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'Adrift' Is Unsentimental Yet Touching

2008/09/04 | Permalink | Source

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By Lee Hyo-won
Staff Reporter

Last November, Japanese heartthrob Joe Odagiri ("Tokyo Tower") caused a traffic jam in Seoul as local fans flocked from one theater to another to catch a glimpse of him. Before the Oct. 9 release of his South Korean film debut, Kim Ki-duk's "Dream", he visits the big screen through the brilliantly manic film, "Adrift in Tokyo".

Odagiri can, in Hollywood parlance, be compared to Johnny Depp with his mass appeal despite (or perhaps because of) his eccentric outfits and unusual roles in independent or experimental genres. "Adrift" is no exception, and the unshaven actor sports wild curls that make him look like an aging Elvis who has just rolled out of bed. Joining him is the veteran actor Tomokazu Miura ("The Taste of Tea").

Odagiri and Miura play roles they could easily have done with their eyes closed, but bring that magical combination of tragedy and comedy, calamity and zaniness. Takemura (Odagiri) is a lonesome orphan who, after eight years in college, is still unable to graduate. He studies law but has no idea what he wants to do with his life and to make matters worse he has an enormous debt to pay off. The prickly debt collector Fukuhara (Miura) terrorizes him in the middle of the night and gives him an ultimatum: he must prepare 840,000 yen (around 8.4 million won) in four days or face painful consequences.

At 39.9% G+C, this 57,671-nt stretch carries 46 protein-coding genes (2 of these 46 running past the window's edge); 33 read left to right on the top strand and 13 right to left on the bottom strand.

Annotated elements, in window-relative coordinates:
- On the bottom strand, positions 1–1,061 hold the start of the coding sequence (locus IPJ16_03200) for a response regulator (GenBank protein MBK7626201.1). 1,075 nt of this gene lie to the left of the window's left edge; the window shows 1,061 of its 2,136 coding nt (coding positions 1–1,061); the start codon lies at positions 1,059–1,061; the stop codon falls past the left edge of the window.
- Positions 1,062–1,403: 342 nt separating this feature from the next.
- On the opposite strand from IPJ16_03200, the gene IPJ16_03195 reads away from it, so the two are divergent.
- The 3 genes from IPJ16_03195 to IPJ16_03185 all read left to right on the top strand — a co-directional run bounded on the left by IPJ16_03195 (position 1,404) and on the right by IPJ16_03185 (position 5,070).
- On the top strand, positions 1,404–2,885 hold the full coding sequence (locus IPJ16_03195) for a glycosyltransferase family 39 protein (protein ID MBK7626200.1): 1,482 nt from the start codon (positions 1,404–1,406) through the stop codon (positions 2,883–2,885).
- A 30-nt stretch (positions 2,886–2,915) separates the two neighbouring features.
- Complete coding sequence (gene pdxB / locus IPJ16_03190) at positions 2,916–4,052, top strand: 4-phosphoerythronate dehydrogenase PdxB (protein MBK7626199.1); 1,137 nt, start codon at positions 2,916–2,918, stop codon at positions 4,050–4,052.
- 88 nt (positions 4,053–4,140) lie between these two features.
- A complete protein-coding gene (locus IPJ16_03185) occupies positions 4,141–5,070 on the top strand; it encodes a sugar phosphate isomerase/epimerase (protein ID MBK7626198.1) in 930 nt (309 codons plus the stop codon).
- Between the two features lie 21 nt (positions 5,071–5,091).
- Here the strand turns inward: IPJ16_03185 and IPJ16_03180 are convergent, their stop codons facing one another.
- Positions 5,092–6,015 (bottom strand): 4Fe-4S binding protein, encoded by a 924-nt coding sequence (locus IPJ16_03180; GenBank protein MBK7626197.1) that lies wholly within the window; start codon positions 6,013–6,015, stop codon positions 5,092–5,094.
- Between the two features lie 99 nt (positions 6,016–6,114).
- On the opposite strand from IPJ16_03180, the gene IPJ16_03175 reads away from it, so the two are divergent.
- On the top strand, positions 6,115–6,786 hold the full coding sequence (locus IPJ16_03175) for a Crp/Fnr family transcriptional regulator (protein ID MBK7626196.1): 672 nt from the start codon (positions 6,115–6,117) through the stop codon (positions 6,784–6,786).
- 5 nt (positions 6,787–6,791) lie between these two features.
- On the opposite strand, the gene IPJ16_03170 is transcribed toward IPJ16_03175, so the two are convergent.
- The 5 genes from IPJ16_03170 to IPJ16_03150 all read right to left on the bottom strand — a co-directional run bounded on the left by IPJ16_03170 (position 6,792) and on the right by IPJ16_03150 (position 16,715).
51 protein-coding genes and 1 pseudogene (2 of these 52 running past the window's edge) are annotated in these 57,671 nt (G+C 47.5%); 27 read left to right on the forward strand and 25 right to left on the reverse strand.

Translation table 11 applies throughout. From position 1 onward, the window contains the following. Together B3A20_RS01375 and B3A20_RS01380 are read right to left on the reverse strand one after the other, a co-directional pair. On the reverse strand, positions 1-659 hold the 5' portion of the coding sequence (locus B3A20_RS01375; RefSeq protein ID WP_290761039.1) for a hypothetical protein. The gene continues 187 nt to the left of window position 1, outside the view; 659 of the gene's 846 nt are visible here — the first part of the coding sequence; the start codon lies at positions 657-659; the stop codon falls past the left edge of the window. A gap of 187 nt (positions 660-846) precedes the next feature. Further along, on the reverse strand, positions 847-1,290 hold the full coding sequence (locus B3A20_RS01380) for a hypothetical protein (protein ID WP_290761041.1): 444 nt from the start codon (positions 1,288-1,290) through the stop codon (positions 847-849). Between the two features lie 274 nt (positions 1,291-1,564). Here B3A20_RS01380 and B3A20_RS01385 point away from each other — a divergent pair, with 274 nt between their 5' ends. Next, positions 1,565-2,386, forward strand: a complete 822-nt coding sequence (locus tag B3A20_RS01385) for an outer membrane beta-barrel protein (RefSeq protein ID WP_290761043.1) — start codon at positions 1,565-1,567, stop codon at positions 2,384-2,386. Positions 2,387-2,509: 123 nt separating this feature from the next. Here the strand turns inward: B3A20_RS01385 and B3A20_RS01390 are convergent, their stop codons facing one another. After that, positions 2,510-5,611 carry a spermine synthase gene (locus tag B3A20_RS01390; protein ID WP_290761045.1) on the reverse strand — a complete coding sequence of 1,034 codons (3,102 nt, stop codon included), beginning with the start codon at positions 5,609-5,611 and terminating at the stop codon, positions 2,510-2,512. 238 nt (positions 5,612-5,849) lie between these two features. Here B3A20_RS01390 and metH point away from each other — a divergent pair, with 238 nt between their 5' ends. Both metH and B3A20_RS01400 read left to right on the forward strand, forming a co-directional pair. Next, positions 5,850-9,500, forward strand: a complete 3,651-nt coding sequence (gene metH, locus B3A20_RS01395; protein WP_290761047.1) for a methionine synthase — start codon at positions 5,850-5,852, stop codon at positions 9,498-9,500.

Takemura can't think of anything better than to hit the pachinko parlor. But just before the deadline, Fukuhara comes back to make an unbelievable offer: take a walk with him through Tokyo and he will give him 1 million yen. Takemura, puzzled yet in no position to argue, accepts, and so begins the promenade of their lifetime.

Director Satoshi Miki, the creative brain of hit Japanese TV programs and comedy movies, displays his signature style of placing quirky characters in unusual situations. "Adrift" is essentially a male bonding road movie, with two characters that start off as strangers, but meandering paths leading to unforeseen places in Tokyo ― and the heart.

The film is woven together like snapshots of scenic, wacky and quotidian scenes as it walks the audience to different corners of the city. They travel to a temple where Fukuhara and his wife shared their first kiss and a jelly dessert shop they'd visit after a fight; end up at a "cosplay"-themed nightclub (where you "costume-play" or dress up like animation and cartoon characters) to track down Takemura's childhood sweetheart; stop at an amusement park; and roll in a pile of trash.

One is never sure what will happen next throughout the movie. "Adrift" is, however, far from fragmented and is marked by an overarching conception of the narrative as a whole. The movie may be about an orphan who has never felt true familial love meeting a middle-aged man who journeys through his memories, but it is surprisingly unsentimental. The tragicomic drama is subtle and the emotions are restrained, but something warm seeps into the heart steadily and unexpectedly. It might inspire you to stroll aimlessly and discover the beauty of small things passed by unnoticed.

In theaters Sept. 11 under the title "Tenten". 101 minutes. 12 and over. In Japanese with Korean subtitles. Distributed by Sponge.

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